Sunday, January 23, 2011

Thinking Outside of the Box


I am an "R-directed" thinker and until reading this book had felt a bit inferior to those more logical, sequential and (I always assumed) more intelligent "L-directed" thinker. How was my playfulness, empathy and spirituality ever going to compete with mathematicians and scientists? And how could anything I do or think be relevant? This book gave great clarity to the importance of being able to see the big picture or the art of reading another persons facial expressions or simply enjoying a good joke. Not that any of these things now make a "right-brainer" superior, but having read "A Whole New Mind" has given me a whole new perspective on the value of each type of thinker. That, perhaps, there is a way humans can win the battle being forged between man and machine - by accepting and enjoying our humanness - and letting the machines do the grunt work while we enjoy deeper and more rewarding relationships.

Thursday, December 30, 2010

Key Concept - Play

As I was reading the section on Play in this book, I became more interested in the effects of technology on the brain. Some of the references to J.P. Gee's studies on the topic of gaming and learning made me do some further research. There are numerous resources on this online. It has been interesting reading. My next step is to attend a Brain Institute dealing with the effects of technology on the brain late in January. I am looking forward to learning more!

Monday, December 20, 2010

Reflecting on "A Whole New Mind"

I found this book to be interesting, although not a surprise in it's message. The way that our education system has been focusing on the left brain has always concerned me. We have many students who have been taught a process, and can perform very well in the realm of a controlled set of expectations, but when presented with a problem that does not fall into their formula (or "box"), have no idea how to begin to solve it.

The sections on Symphony and Play were my favorite parts of the book, but the left side of my brain did appreciate the information on the outsourcing of jobs, and made me question how we are training students.

I am a right-brainer by nature, and a left-brainer by necessity. My brain had a real workout the past 5 years with half of my job being a music teacher, and the other half a webmaster. I also had to work with a lot of school data for our school improvement committee. Now I am back to just I am on Sabbath!

I have always been fascinated with brain research and how students learn. I appreciated this book and Pink's take on the subject.

Friday, December 17, 2010

Final Post For A Whole New Mind

I am also glad that I chose this book. I tend to be more of a right-brained thinker. It was good to read "A Whole New Mind" and be reaffirmed that this side of the brain is important in our world of study to pass the test to prove you “know” that standard.
I look at how education has changed over the years and feel like we are letting our students down by not enhancing their right brain by using love of the arts. In the 80’s when I first started teaching they offered band to fifth graders, and it was a given that you would be in music and art. Most of the students I taught were in band. Recess and physical education were also an important part of each day. I have watched them whittle down the art and music time, plus wait until 6th grade to start band. Recess and PE have been cut down to have more time to drill to the standards. I don’t think this has helped! I think it has hurt. When I taught kindergarten 20 years ago it was a time to learn about letters, learn how to play, and be creative. My students knew a lot of the letters by being creative in centers. Now it has some centers, but they don’t have the time to explore like we used to do. They are busy” learning” to read and write.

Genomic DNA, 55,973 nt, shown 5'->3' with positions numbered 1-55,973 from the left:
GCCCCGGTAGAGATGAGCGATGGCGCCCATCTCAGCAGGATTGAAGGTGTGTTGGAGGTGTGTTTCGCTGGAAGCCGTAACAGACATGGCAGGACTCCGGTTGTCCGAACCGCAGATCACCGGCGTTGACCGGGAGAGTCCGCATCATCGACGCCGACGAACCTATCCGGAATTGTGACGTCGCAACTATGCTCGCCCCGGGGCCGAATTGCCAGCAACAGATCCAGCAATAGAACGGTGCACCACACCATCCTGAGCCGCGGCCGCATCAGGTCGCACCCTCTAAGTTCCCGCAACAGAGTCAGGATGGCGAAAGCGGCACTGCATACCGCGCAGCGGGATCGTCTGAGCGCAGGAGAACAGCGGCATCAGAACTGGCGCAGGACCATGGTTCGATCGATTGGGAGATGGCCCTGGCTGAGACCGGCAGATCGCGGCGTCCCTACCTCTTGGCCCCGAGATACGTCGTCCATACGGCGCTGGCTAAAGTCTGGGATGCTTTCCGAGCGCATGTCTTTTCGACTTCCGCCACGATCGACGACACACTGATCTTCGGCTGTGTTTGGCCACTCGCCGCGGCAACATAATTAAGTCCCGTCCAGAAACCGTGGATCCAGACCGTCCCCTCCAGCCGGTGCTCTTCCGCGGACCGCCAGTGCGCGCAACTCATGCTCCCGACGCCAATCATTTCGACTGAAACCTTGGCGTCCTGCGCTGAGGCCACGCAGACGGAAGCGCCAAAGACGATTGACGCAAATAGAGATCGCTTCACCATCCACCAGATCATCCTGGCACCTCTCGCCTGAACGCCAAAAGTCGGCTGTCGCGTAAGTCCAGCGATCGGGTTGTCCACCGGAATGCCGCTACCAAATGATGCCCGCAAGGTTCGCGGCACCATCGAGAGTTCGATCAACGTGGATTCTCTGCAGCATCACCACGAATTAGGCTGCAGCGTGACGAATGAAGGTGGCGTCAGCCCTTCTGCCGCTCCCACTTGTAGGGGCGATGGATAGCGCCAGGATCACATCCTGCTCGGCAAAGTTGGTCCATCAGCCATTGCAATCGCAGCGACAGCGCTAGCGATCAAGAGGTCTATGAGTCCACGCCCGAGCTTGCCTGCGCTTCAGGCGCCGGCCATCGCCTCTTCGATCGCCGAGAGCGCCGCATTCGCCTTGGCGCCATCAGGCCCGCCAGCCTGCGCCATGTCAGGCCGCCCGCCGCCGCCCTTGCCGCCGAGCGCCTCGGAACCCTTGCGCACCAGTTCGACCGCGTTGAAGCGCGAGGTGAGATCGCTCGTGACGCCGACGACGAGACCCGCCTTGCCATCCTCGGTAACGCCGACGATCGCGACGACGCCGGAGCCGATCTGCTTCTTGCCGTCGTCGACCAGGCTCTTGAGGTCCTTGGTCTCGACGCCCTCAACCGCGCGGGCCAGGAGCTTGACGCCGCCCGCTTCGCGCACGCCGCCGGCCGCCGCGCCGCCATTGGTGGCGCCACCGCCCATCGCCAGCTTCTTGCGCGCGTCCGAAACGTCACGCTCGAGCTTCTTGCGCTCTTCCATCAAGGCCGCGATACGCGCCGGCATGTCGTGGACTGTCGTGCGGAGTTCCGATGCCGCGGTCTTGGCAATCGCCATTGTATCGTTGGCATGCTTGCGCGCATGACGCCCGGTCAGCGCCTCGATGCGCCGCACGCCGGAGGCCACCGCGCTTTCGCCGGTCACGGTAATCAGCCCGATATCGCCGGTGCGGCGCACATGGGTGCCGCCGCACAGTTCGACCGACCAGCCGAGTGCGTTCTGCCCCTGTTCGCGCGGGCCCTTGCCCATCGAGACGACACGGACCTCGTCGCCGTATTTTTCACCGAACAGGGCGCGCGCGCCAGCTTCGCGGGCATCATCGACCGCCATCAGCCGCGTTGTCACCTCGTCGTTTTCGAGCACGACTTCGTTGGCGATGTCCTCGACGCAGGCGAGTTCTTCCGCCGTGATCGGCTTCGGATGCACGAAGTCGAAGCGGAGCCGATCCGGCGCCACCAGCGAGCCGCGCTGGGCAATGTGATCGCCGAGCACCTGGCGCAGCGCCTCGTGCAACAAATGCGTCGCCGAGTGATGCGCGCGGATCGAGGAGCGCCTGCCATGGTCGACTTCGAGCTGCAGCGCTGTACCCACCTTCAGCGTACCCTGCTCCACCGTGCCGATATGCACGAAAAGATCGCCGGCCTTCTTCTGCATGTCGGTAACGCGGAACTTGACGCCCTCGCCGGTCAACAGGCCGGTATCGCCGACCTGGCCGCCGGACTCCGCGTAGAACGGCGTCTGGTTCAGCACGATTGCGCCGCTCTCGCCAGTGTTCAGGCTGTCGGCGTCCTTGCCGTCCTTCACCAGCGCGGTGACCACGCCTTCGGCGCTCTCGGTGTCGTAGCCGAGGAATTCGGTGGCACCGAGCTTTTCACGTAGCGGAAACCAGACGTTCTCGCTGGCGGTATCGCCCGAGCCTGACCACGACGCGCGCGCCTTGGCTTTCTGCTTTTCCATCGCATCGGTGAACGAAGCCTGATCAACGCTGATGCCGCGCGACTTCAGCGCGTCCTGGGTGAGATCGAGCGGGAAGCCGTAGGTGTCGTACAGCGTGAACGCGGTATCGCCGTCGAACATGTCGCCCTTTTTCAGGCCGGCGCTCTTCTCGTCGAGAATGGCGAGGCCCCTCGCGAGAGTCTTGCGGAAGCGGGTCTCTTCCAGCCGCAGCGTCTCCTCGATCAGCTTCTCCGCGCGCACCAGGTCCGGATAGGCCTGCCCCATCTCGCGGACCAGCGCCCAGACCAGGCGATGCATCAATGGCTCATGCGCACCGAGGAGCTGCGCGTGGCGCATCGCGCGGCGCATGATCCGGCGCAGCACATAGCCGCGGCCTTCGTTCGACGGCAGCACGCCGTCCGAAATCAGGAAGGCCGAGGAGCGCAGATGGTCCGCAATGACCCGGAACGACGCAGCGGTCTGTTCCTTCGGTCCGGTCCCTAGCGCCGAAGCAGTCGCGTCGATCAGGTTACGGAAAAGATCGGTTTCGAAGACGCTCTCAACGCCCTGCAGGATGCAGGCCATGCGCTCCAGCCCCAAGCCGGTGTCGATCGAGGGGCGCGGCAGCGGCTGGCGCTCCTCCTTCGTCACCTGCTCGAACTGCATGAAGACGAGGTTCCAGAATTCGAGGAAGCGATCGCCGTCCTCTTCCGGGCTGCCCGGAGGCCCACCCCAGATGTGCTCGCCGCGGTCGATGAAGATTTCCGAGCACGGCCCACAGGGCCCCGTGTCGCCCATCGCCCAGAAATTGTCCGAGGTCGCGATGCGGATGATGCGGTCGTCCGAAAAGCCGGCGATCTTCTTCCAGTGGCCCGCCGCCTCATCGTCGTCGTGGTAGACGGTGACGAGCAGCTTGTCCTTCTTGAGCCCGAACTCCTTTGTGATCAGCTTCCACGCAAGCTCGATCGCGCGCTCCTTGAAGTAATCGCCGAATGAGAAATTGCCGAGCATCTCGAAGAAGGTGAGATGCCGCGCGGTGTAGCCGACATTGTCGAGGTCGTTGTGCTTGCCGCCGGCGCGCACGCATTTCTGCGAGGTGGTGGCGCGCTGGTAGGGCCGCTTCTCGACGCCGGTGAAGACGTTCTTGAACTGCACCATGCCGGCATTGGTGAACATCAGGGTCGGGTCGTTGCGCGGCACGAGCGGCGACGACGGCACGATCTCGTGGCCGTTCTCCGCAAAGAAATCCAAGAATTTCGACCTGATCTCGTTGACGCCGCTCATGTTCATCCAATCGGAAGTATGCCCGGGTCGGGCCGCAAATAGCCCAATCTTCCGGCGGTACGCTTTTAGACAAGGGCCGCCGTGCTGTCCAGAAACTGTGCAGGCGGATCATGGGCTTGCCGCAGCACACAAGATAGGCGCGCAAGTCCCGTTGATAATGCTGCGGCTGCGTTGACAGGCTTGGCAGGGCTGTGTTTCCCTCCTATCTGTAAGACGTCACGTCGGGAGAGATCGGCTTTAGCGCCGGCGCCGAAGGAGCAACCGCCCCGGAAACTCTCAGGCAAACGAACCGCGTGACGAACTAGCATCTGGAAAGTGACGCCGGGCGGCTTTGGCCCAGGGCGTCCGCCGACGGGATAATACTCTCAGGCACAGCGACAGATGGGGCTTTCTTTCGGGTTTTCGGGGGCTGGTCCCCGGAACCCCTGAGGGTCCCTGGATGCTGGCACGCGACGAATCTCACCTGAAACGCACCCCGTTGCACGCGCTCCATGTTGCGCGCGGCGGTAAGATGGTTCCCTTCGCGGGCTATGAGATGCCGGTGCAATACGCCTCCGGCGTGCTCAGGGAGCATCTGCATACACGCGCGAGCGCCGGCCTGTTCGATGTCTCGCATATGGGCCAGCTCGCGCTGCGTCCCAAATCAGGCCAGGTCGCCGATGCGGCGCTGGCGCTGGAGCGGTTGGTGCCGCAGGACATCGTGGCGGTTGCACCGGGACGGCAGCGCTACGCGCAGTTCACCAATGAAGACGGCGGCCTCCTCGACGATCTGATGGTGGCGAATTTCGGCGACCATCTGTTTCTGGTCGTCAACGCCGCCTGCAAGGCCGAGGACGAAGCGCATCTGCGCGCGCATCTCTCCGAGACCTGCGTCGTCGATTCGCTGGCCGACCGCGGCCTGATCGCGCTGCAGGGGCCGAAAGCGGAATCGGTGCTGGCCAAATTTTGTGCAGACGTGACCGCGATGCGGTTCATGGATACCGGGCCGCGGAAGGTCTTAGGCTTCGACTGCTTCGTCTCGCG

I really liked the part about the labyrinth. There is one in the VA hospital in Minnesota. I never thought about it when I was there, but while reading the book I remembered it. I think it would be neat to have one in the gym or on the playground. It think it would be beneficial for all of us, and especially for those students who like to be up and moving to be able to walk it to help focus..

The parts that talked about taking a Sabbath was a reminder that we all need a break every once in a while. I think we can all relate to that during the Christmas season.
I want to end with the quote “Gratitude works. Feelings of gratitude enhance well-being and deepen one’s sense of meaning.” I like the idea of a gratitude visit. Sometimes I think that our school children are expecting a lot and don’t see gratitude modeled as much as they should. There is another great book out there called “Eight to Great”. It is about 8 keys to success. The author goes around to schools teaching eight keys to becoming successful. One of the keys is gratitude. You are to list three things each day that you are grateful for, and they can’t be repeats. It is amazing how much we have to be thankful for and how that can change your attitude for the day.
Overall, I really liked the book, and have passed it on to my husband to read. It was full of good ideas to improve our life in this crazy fast-paced world.